Nothing is open in Munich on Sunday’s including some restaurants. When you’re used to having access to every store in the US available on a Sunday it’s a hard pill to swallow. What’s a girl to do? You go to the Museum! On Sundays, all the state-run Museums are only 1 Euro. I have to admit I don’t normally do museums. I don’t like to read plaques, remember. I’d rather have someone tell me all about it. Enter, the audio guides. All the Museums I visited had an English audio guide you could rent for under 5 Euros. Totally worth every penny.
My favorite museum by far was Alte Pinakothek which houses famous artwork from the 14th to 18th century including Rembrandt, Peter Paul Rubens, and Raffael. Many of the artists depicted Christ in some way and the artistic expression was powerful. I could have stayed for hours sitting and contemplating what the artist was trying to convey. The audio guide was a tremendous help in understanding the painting and highlighting areas you might easily overlook.
Dachau Concentration Camp
Is this is what Hell is like? The entrance gate used by the prisoners has the phrase “Arbeit Macht Frei” in English meaning “Work shall set you free”. The prisoners were anything but free. When the prisoner entered the gate their property, rights and human dignity were immediately stripped away. Intimidation was a key part. Dachau was the first and longest concentration camp in operation for almost 12 years.
I’m still dumbfounded that one person, Adolf Hilter could gain that much power. Dachau was originally created to house political opponents to Hilter and the Third Reich. Prisoners included Jews, homosexuals, Jehovah’ Witnesses, and Catholic Priests. They estimated over 188,000 inmates were housed; 11,000 of which were Jews and 41,500 people died working to death.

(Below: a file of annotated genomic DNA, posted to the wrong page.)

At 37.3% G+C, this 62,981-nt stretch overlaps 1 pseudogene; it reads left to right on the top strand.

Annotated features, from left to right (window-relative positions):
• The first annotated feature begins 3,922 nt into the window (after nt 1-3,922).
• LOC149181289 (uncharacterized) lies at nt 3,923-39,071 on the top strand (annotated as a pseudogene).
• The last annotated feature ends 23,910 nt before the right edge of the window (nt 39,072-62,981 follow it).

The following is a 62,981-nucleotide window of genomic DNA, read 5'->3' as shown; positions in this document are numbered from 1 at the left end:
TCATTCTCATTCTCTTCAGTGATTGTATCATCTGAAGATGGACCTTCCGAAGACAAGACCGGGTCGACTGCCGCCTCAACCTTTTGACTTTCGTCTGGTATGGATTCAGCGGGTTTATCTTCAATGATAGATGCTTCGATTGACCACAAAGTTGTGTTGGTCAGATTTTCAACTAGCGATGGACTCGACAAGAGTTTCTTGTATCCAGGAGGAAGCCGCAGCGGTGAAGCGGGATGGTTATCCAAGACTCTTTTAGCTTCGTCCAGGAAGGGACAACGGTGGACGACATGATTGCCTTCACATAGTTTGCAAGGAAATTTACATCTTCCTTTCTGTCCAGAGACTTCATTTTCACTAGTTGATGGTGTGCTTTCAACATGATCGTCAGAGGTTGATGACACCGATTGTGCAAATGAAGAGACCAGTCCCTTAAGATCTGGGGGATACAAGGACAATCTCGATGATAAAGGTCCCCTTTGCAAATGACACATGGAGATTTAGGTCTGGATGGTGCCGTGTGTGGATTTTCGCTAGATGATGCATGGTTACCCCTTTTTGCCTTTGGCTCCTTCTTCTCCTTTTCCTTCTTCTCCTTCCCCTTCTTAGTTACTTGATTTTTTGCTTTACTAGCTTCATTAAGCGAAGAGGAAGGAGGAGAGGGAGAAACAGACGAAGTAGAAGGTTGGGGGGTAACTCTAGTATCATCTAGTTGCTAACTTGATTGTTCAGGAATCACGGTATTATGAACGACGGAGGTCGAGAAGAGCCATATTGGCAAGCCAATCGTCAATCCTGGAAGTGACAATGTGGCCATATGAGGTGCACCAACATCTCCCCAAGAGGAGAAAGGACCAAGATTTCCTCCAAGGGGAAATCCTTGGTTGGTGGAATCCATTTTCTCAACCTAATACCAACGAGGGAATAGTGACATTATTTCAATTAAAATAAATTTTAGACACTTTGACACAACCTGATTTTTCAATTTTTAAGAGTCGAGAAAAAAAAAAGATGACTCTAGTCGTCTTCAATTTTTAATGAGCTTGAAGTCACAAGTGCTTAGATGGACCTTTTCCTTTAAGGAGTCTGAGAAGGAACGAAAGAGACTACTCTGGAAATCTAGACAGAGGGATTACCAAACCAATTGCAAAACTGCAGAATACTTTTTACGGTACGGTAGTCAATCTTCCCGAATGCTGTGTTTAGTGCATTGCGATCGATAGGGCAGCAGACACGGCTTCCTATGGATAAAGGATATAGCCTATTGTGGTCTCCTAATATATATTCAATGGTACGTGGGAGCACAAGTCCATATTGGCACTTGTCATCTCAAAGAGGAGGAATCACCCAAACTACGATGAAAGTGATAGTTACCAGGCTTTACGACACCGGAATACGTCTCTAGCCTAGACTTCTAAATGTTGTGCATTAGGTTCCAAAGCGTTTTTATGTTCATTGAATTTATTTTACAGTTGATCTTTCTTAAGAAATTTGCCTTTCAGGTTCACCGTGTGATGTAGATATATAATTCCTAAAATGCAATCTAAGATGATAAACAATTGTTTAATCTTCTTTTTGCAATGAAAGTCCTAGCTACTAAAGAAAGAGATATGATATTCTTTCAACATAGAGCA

It’s a mandatory field trip for the local German High School students to visit the Dachau Concentration Camp. We have no idea what persecution is like. To walk into the museum where the prisoner’s personal belongings were on display was heartbreaking. I wanted to hear their stories, know about their families and understand their thoughts and feelings. They were hard-working people like you and me and they were imprisoned for having a different belief. Seeing wedding photos, family portraits, and passports hit me hard. As a result, I bought a book “Names instead of Numbers”, which is a remembrance book for the prisoners of the Dachau Concentration Camp.
You can easily do this tour on your own however I reserved a Grayline Tour – Dachau Concentration Camp & Hebertshausen from Munich. Grayline tours hand carried me from start to finish and that is exactly what I wanted. It included roundtrip transportation on a 47 passenger Motorcoach with a bathroom and air conditioning, a licensed guide, admission fees and lots more information that I would have never known. It was worth every penny!
Take it all in
Do you tend to view your vacations through the camera lens? I found myself doing the same thing. It was hard to balance being in the moment and enjoying my surroundings without taking a picture. My suggestion for you and myself is to stop, take a breath and take it all in. Stand in one place and slowly turn around. What are you seeing, smelling, and sensing right now? Is it a breathtaking picturesque scene or ornate architecture? One thing I noticed were the walkways inside and outside, doors, spring flowers and adorable children in traditional German dress playing hide and seek outside their family restaurant. Enjoy the journey with or without your camera. Those memories will still be captured in your mind’s eye and those are the ones you’ll never forget.
If you want an authentic German meal this is the place to go. Munchner Stubn is directly across from the main train station and the U (underground). Wanna avoid the crowds at dinner? Eat early because most Europeans eat dinner at 8 pm. Here’s what I selected off the menu and I was not disappointed.
MÜNCHNER STUBN BOARD
with smoked kaminwurzen (semi-dried
sausage), blackened smoked pork, cold roast,
coarse liverwurst, Tegernsee mountain cheese,
obazda, leberkas, and herbed cream cheese.
Served with crunchy radishes and beer radish,
pretzel stick with chives, assorted breads,
a pretzel, and tub butter
Munich is a wonderful city. My friend and I felt safe to explore. No matter where you are you have to be smart and aware of your surroundings in any city but we really enjoyed our time in Munich. It was easy to get around and a worthwhile trip that left a lasting memory.
Have you been to Munich? Were you intentional about your experience? Share in the comments below.